Ancient planets around Kapteyn’s star

hec_all_distance
Image source: Planetary Habitability Laboratory; modified July 8, 2014

Typical planetary systems detected by NASA’s Kepler mission are hundreds of light-years away. In contrast, Kapteyn’s star is the 25th nearest star to the sun and it is only 13 light years away from Earth. What makes this discovery different however, is the peculiar story of the star. Kapteyn’s star was born in a dwarf galaxy absorbed and disrupted by the early Milky Way. Such galactic disruption event put the star in its fast halo orbit. The likely remnant core of the original dwarf galaxy is omega Centauri, an enigmatic globular cluster 16, 000 light years from earth which contains hundreds of thousands of similarly old suns. This sets the most likely age of the planets at 11.5 billion years; which is 2.5 times older than Earth and ‘only’ 2 billion years younger than the universe itself (around 13.7 billion years). Dr Anglada-Escude adds: β€œIt does make you wonder what kind of life could have evolved on those planets over such a long time.”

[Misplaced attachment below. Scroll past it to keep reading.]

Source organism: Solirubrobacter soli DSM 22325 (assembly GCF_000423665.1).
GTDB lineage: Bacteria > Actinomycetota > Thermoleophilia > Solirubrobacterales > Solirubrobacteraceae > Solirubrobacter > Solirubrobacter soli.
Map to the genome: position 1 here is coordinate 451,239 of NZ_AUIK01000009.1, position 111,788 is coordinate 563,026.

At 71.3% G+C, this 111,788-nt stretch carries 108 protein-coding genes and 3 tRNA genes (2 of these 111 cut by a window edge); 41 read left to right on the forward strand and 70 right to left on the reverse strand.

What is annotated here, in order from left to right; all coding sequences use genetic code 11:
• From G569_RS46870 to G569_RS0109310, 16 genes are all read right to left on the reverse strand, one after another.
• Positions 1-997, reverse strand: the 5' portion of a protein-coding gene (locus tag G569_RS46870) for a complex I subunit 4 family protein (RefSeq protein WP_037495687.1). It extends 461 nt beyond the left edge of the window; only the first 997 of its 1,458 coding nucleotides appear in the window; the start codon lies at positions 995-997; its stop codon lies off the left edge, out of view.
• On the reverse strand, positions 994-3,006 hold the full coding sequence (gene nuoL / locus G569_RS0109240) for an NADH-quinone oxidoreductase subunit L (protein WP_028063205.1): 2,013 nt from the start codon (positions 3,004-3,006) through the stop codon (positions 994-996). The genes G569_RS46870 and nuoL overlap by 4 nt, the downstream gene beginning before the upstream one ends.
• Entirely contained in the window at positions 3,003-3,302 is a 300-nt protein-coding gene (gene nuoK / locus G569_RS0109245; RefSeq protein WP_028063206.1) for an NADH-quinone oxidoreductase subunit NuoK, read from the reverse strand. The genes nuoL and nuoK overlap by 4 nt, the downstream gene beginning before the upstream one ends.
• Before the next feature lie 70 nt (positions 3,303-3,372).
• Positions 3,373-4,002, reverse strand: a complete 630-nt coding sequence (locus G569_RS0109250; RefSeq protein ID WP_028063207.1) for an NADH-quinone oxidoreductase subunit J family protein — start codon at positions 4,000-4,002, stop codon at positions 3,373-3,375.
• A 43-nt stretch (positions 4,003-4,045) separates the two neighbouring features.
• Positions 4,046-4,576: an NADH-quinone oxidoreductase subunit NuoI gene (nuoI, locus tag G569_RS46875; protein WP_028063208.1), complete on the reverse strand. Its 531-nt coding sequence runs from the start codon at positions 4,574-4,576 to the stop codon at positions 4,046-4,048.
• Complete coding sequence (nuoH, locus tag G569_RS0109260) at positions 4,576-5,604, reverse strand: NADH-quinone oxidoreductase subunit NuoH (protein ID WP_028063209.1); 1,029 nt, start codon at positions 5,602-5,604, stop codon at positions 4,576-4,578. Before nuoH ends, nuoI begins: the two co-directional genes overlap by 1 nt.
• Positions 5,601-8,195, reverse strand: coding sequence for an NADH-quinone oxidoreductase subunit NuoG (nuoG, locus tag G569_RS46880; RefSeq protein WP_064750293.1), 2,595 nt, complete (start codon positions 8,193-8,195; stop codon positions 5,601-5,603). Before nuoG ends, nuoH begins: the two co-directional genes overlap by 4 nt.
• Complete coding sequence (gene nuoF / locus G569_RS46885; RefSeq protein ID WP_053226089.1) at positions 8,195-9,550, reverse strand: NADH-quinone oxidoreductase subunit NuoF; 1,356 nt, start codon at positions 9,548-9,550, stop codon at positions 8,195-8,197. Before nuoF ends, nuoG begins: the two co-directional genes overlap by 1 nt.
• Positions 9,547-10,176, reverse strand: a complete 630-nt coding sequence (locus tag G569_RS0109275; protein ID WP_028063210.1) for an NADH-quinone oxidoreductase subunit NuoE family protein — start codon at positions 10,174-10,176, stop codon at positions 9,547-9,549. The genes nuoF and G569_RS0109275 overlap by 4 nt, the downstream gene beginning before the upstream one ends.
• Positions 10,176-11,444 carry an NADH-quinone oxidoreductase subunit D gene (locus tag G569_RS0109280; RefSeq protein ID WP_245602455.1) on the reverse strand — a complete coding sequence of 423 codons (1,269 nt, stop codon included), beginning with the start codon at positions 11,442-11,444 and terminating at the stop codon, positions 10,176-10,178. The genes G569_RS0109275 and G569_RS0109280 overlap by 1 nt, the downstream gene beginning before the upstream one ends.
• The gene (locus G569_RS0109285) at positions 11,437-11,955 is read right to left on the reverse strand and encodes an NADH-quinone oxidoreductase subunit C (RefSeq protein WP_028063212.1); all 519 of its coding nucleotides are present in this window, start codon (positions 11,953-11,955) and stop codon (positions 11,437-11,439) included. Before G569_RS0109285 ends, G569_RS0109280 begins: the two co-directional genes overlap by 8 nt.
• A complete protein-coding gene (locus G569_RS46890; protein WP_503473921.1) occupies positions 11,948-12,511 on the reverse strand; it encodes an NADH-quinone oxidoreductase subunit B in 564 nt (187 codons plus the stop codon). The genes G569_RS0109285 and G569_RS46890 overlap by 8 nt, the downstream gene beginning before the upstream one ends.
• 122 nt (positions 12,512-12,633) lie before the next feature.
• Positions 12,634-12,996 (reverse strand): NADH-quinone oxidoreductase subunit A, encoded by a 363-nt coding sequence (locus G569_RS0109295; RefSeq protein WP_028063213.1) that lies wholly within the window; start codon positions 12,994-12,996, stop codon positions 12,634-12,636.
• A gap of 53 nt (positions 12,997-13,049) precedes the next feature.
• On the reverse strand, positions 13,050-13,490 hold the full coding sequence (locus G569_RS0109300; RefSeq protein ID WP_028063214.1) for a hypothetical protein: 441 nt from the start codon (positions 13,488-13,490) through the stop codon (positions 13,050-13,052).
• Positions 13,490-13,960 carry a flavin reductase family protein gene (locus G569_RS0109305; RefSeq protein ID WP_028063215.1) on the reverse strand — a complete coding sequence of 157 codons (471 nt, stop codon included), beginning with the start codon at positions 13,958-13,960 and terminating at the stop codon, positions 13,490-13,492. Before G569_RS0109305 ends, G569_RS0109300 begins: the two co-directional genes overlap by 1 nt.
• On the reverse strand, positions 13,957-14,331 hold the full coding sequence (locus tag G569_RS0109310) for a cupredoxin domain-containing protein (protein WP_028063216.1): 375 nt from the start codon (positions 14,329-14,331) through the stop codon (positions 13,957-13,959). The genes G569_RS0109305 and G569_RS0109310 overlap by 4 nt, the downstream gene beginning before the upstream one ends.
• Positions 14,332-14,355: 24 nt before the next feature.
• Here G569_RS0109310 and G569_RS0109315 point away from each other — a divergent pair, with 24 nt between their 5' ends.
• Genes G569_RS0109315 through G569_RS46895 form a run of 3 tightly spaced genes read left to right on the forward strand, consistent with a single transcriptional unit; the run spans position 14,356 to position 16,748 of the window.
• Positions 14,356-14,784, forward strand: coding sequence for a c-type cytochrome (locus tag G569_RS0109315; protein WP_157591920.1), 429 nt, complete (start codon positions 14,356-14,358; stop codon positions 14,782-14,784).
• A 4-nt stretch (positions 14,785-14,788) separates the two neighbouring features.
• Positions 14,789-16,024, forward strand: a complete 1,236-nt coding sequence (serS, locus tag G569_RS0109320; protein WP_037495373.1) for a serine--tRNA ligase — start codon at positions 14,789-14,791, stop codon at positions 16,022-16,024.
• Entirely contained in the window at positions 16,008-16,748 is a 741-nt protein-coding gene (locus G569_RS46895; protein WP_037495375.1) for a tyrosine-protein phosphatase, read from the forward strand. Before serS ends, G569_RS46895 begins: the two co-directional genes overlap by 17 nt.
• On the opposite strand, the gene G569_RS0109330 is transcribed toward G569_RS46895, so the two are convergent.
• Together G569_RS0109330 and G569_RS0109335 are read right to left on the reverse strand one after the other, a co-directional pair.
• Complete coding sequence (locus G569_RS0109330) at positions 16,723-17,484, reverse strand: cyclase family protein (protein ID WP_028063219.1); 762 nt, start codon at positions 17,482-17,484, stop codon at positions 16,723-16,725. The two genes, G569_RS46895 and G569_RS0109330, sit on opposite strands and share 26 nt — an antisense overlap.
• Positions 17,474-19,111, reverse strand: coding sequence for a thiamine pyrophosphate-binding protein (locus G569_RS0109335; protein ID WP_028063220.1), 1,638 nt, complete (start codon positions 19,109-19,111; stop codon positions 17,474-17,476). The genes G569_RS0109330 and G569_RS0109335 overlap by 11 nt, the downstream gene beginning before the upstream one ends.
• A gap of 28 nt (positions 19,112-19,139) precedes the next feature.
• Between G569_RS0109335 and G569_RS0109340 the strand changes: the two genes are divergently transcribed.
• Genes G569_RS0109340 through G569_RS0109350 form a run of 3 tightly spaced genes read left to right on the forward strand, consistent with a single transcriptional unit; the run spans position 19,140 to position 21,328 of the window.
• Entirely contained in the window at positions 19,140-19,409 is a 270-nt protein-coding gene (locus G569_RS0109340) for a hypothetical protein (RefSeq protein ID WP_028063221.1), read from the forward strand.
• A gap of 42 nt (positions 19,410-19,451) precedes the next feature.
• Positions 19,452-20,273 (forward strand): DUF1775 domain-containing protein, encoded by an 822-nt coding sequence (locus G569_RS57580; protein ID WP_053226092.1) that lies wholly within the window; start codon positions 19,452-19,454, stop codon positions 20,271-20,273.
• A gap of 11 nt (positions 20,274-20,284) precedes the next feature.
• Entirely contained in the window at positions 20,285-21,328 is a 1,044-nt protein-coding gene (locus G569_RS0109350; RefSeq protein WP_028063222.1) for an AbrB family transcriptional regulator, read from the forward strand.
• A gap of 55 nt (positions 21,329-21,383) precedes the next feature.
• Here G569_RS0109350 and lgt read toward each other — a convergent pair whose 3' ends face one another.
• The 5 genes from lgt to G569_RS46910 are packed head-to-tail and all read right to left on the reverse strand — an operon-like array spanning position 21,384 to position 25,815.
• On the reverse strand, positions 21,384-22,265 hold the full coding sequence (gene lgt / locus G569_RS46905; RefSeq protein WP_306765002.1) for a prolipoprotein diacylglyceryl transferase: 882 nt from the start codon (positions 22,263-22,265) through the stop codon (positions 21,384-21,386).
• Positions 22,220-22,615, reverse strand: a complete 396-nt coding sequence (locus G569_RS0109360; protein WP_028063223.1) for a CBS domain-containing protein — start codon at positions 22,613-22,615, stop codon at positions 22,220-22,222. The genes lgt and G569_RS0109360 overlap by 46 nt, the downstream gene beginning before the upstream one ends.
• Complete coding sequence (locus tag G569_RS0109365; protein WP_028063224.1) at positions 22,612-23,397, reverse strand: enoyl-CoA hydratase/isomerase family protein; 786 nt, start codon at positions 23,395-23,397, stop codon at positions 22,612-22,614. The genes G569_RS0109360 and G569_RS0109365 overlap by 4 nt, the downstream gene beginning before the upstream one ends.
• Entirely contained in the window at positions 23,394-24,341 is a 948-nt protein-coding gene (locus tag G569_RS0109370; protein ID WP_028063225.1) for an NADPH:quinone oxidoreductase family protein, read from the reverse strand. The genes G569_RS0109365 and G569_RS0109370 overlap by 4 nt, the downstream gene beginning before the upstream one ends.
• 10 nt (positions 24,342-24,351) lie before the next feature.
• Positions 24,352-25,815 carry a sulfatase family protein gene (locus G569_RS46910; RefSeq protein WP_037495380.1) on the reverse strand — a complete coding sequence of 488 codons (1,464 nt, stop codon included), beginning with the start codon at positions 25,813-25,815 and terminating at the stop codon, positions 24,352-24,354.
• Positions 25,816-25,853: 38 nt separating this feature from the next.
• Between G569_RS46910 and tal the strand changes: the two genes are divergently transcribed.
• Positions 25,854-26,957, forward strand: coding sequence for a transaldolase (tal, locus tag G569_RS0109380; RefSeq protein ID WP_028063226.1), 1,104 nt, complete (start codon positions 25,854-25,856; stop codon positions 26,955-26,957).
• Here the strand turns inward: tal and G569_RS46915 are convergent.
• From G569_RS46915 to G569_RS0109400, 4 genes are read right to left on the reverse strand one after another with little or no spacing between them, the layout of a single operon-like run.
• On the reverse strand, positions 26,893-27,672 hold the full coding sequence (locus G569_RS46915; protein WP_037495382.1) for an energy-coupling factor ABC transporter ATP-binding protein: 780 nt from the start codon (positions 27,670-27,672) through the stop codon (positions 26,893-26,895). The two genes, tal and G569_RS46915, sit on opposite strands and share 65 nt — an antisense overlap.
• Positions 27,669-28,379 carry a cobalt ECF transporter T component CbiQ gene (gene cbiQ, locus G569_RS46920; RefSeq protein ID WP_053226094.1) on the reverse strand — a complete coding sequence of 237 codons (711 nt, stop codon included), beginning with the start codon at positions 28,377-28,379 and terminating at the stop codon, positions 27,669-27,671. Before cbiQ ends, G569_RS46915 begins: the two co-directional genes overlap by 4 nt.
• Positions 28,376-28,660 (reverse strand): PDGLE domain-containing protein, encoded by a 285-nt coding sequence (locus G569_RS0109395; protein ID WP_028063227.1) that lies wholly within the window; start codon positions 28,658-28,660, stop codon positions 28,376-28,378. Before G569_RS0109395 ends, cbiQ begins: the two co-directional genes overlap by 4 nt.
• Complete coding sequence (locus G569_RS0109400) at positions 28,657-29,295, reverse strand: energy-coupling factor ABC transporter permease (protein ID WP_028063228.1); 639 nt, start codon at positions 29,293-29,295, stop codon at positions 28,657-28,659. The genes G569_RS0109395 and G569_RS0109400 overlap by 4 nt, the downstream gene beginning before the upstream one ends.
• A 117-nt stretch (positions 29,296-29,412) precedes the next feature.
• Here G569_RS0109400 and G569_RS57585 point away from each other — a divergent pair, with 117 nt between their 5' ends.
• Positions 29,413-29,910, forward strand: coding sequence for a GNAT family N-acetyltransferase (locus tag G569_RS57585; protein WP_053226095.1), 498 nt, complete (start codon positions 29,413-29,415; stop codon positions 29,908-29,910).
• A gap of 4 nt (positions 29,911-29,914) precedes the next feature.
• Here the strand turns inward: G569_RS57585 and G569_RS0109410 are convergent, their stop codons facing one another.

Professor Richard Nelson, leader of the Astronomy Unit at QMUL, who didn’t participate in the research, commented: “This discovery is very exciting. It suggests that many potentially habitable worlds will be found in the next years around nearby stars by ground-based and space-based observatories such as ESA’s PLATO mission. Until we have detected a larger number of them, the properties and possible habitability of the near-most planetary systems will remain mysterious.”

Text taken from the QMUL press release which also contains a short fiction by Alistair Reynolds. The star itself has long been studied and its age and kinematic history would suggest planets were unlikely to exist there. The discovery of planets at Kapteyn’s star gives us the vital insight that planet formation was occurring very early in the history of our Galaxy.

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